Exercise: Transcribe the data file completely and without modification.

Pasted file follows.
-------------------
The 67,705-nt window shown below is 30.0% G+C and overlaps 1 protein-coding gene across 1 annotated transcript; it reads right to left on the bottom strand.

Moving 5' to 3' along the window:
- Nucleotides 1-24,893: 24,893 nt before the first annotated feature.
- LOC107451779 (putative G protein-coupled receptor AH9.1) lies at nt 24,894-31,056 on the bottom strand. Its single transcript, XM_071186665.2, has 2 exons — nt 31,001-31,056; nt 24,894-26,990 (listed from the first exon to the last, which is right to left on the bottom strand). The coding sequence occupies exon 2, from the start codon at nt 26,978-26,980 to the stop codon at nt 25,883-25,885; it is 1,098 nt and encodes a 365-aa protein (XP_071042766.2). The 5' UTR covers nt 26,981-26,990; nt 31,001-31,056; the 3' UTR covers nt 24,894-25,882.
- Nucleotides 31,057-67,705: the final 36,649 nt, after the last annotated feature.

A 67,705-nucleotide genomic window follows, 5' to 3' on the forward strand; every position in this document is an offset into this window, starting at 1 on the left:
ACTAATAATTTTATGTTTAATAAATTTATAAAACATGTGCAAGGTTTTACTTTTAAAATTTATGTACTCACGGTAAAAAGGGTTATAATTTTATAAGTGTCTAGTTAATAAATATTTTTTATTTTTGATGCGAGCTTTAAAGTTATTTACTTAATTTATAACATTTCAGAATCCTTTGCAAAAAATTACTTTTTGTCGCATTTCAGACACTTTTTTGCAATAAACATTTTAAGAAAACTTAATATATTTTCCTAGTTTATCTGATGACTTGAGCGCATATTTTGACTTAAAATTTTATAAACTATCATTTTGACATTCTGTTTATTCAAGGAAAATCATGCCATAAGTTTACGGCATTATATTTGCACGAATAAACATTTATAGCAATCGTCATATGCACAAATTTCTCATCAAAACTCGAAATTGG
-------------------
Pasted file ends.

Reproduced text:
The 67,705-nt window shown below is 30.0% G+C and overlaps 1 protein-coding gene across 1 annotated transcript; it reads right to left on the bottom strand.

Moving 5' to 3' along the window:
- Nucleotides 1-24,893: 24,893 nt before the first annotated feature.
- LOC107451779 (putative G protein-coupled receptor AH9.1) lies at nt 24,894-31,056 on the bottom strand. Its single transcript, XM_071186665.2, has 2 exons — nt 31,001-31,056; nt 24,894-26,990 (listed from the first exon to the last, which is right to left on the bottom strand). The coding sequence occupies exon 2, from the start codon at nt 26,978-26,980 to the stop codon at nt 25,883-25,885; it is 1,098 nt and encodes a 365-aa protein (XP_071042766.2). The 5' UTR covers nt 26,981-26,990; nt 31,001-31,056; the 3' UTR covers nt 24,894-25,882.
- Nucleotides 31,057-67,705: the final 36,649 nt, after the last annotated feature.

A 67,705-nucleotide genomic window follows, 5' to 3' on the forward strand; every position in this document is an offset into this window, starting at 1 on the left:
ACTAATAATTTTATGTTTAATAAATTTATAAAACATGTGCAAGGTTTTACTTTTAAAATTTATGTACTCACGGTAAAAAGGGTTATAATTTTATAAGTGTCTAGTTAATAAATATTTTTTATTTTTGATGCGAGCTTTAAAGTTATTTACTTAATTTATAACATTTCAGAATCCTTTGCAAAAAATTACTTTTTGTCGCATTTCAGACACTTTTTTGCAATAAACATTTTAAGAAAACTTAATATATTTTCCTAGTTTATCTGATGACTTGAGCGCATATTTTGACTTAAAATTTTATAAACTATCATTTTGACATTCTGTTTATTCAAGGAAAATCATGCCATAAGTTTACGGCATTATATTTGCACGAATAAACATTTATAGCAATCGTCATATGCACAAATTTCTCATCAAAACTCGAAATTGG